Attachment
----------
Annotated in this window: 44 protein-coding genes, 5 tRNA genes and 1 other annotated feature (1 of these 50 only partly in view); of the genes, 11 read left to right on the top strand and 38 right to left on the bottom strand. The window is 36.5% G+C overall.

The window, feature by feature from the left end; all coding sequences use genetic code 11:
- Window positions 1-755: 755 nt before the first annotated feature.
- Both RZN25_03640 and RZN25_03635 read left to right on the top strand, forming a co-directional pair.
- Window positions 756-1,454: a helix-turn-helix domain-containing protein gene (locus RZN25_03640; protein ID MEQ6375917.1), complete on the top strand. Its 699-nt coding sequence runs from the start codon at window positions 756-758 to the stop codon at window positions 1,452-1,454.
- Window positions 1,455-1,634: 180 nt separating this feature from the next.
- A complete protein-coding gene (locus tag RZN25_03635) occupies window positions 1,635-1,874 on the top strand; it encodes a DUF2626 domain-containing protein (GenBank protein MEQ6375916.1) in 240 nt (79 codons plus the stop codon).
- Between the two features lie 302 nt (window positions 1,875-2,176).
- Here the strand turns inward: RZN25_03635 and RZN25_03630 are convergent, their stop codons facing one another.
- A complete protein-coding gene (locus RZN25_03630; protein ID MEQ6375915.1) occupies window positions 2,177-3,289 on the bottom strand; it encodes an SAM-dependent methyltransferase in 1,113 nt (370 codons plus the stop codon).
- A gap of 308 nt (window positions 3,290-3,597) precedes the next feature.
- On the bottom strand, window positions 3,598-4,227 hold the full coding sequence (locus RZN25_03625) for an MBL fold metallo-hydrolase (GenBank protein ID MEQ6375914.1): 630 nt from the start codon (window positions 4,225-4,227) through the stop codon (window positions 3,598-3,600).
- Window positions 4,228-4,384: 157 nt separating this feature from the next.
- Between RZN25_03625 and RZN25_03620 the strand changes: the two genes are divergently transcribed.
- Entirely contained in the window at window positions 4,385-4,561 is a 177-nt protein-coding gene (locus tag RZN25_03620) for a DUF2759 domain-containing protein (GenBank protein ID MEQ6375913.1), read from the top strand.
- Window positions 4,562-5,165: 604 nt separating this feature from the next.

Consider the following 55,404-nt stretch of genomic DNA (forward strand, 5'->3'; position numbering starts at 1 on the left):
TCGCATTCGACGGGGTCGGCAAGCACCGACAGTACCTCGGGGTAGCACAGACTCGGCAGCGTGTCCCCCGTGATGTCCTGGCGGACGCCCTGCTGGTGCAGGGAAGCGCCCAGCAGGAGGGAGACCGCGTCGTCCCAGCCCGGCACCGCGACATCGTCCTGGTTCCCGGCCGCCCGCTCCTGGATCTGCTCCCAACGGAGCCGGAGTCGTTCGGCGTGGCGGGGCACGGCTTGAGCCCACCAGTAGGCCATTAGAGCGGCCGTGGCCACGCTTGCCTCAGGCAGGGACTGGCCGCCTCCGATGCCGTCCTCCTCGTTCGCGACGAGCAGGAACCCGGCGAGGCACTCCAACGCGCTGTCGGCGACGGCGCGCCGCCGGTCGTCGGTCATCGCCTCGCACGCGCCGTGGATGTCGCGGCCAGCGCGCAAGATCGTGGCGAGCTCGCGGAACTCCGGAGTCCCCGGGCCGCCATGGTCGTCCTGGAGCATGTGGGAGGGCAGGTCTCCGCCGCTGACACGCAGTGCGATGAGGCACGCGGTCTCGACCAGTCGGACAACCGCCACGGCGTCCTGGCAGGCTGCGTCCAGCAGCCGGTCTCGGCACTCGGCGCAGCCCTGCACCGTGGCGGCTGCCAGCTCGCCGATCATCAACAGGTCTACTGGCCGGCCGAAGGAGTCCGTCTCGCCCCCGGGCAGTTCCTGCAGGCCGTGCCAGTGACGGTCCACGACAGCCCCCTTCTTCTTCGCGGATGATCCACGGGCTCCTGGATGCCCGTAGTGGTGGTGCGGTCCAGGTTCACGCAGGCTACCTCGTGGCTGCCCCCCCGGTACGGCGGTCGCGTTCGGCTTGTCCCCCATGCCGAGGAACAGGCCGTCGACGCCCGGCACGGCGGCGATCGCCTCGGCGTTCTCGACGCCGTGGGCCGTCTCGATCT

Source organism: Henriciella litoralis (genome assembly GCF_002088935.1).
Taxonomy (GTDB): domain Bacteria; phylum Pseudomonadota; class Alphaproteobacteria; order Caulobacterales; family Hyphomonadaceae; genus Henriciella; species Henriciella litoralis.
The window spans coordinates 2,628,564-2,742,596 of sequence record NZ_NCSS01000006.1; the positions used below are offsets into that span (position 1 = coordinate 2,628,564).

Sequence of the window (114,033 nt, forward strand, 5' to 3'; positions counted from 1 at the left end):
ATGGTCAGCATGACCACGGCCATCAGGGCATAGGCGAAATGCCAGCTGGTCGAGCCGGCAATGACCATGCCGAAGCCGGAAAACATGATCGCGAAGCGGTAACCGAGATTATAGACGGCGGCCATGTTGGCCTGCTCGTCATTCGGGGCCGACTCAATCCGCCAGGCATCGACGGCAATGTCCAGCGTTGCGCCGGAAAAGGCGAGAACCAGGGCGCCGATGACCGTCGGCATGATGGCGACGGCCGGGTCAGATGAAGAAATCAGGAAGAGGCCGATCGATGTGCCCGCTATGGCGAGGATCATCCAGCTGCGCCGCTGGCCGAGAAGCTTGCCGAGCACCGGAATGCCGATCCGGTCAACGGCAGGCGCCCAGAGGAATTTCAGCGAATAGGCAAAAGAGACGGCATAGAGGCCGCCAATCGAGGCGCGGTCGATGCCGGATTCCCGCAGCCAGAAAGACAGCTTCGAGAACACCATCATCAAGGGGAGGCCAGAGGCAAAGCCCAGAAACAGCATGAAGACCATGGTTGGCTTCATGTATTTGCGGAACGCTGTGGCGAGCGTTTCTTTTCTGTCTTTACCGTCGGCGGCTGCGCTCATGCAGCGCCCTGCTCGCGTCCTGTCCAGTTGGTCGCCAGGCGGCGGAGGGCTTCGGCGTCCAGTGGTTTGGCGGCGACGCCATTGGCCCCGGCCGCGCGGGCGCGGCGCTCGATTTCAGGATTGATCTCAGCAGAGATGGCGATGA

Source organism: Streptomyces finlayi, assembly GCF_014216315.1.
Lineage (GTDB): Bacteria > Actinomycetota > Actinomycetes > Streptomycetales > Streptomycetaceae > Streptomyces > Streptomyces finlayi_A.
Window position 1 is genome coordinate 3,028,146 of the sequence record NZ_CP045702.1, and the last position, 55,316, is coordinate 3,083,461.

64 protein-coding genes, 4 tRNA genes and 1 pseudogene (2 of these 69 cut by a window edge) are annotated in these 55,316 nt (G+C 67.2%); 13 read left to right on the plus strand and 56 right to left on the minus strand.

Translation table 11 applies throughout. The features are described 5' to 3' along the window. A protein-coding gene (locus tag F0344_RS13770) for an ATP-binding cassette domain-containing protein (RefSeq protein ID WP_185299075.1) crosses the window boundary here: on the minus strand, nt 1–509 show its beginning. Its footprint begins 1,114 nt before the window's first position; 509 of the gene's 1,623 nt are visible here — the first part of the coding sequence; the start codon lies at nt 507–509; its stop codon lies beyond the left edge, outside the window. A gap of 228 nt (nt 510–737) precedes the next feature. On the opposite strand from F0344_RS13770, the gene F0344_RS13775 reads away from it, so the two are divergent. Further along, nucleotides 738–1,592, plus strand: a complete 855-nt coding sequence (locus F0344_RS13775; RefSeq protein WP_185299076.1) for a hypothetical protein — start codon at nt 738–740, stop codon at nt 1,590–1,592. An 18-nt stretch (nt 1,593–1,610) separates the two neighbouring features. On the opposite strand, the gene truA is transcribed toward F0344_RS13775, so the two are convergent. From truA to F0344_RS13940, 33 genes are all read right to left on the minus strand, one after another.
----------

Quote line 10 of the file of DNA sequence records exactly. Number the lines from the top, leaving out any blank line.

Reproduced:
- A complete protein-coding gene (locus RZN25_03630; protein ID MEQ6375915.1) occupies window positions 2,177-3,289 on the bottom strand; it encodes an SAM-dependent methyltransferase in 1,113 nt (370 codons plus the stop codon).